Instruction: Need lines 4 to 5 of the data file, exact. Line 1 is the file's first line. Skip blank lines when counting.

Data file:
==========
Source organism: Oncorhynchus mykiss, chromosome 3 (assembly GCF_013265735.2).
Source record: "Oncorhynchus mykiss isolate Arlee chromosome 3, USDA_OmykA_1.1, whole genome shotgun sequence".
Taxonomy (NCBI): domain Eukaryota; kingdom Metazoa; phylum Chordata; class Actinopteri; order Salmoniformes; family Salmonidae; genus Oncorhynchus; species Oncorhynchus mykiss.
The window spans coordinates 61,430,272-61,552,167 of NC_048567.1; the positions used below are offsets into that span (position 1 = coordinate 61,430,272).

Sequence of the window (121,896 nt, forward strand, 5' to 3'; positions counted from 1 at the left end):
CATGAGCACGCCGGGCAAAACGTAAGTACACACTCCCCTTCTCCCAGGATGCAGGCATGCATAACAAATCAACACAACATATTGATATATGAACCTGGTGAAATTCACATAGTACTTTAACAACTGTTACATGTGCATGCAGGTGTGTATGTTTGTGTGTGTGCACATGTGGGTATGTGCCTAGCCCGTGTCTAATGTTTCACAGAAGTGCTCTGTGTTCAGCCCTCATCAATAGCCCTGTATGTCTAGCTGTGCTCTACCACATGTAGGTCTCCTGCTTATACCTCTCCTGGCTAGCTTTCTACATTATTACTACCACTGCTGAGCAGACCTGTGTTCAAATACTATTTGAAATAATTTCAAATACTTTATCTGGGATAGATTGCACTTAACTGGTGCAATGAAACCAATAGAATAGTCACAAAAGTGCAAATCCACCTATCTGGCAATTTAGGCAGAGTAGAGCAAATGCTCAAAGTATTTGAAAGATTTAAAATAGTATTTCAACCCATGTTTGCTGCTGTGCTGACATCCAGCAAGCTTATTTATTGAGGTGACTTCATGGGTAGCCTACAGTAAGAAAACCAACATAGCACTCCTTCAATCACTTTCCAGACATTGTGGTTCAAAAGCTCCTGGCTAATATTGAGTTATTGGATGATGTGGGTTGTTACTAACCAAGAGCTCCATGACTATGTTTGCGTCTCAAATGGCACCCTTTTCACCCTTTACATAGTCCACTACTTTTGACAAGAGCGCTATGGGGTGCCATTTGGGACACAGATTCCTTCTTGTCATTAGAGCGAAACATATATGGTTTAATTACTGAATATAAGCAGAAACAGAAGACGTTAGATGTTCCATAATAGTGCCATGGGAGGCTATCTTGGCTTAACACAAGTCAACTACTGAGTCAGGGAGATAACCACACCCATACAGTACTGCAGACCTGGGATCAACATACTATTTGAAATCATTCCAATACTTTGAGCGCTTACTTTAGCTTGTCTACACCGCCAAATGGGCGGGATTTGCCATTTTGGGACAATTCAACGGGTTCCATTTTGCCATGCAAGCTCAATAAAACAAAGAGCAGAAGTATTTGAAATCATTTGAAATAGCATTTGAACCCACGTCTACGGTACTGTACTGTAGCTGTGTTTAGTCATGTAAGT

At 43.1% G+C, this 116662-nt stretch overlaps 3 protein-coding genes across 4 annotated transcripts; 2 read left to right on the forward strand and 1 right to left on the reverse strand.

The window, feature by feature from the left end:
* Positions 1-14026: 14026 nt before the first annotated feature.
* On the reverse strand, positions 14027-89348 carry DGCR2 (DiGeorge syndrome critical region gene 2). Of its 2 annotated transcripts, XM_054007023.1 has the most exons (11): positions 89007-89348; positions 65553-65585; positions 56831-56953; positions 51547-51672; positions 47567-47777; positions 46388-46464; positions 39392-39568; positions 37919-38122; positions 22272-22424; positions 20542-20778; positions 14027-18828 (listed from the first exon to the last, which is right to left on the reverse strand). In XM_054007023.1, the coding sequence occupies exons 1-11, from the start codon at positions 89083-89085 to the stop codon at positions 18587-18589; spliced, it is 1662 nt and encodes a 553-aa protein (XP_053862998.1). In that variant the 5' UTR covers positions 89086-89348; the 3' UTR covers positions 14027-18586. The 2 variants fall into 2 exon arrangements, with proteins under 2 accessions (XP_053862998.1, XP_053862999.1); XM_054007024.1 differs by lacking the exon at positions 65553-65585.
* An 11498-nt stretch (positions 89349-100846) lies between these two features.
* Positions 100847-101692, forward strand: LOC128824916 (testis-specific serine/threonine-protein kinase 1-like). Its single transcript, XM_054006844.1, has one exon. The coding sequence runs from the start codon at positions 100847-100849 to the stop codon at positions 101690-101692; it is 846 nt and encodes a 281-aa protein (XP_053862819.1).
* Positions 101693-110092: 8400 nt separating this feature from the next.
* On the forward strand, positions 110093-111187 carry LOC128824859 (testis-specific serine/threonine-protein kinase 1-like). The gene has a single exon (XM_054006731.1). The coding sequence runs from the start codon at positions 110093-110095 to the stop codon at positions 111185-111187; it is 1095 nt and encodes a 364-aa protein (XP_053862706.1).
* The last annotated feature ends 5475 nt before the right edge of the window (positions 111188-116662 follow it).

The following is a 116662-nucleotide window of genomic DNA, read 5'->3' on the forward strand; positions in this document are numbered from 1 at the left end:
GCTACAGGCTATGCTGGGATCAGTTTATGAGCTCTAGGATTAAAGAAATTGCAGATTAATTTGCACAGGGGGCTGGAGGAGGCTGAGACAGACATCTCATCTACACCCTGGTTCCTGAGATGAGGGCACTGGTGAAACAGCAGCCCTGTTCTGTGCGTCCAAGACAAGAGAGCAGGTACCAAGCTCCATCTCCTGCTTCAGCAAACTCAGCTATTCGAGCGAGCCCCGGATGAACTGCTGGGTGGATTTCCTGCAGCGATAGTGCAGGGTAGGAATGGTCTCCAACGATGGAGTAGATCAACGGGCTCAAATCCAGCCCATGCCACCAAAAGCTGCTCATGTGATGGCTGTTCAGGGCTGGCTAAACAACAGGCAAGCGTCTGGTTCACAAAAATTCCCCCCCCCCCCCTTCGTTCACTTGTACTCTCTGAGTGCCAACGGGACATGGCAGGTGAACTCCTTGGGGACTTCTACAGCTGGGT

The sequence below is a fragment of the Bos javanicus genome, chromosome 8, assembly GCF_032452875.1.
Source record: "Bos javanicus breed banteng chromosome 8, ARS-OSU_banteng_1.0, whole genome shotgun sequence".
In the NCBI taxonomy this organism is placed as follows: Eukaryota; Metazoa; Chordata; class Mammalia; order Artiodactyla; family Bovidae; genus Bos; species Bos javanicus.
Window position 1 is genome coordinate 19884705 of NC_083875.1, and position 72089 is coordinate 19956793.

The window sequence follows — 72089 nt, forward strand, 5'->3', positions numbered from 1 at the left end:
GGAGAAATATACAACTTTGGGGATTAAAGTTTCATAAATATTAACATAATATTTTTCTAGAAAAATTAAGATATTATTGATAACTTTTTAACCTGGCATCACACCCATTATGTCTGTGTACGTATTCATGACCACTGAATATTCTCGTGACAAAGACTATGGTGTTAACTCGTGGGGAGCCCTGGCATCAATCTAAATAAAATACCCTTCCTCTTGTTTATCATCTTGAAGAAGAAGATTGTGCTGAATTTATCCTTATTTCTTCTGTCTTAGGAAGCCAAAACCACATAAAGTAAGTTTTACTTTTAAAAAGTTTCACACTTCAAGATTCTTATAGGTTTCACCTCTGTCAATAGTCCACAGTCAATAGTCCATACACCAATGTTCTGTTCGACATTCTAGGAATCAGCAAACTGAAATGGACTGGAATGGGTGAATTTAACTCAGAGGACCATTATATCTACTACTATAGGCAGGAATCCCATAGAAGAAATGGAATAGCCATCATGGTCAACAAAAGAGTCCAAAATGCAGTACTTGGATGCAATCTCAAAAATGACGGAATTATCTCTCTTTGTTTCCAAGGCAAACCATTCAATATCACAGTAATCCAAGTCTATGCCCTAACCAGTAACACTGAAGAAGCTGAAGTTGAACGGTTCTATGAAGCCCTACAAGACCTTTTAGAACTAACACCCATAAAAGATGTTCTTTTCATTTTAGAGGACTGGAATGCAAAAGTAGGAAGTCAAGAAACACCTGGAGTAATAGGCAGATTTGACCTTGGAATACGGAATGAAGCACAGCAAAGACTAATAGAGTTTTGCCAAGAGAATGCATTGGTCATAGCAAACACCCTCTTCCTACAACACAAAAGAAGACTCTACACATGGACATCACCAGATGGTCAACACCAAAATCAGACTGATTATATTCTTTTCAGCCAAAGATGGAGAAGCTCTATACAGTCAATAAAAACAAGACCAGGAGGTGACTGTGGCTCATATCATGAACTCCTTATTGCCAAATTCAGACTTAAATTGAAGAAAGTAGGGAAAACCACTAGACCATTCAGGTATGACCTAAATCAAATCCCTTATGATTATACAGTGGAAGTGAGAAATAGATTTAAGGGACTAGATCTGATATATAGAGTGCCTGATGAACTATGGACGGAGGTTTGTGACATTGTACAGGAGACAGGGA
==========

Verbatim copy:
The window spans coordinates 61,430,272-61,552,167 of NC_048567.1; the positions used below are offsets into that span (position 1 = coordinate 61,430,272).

Sequence of the window (121,896 nt, forward strand, 5' to 3'; positions counted from 1 at the left end):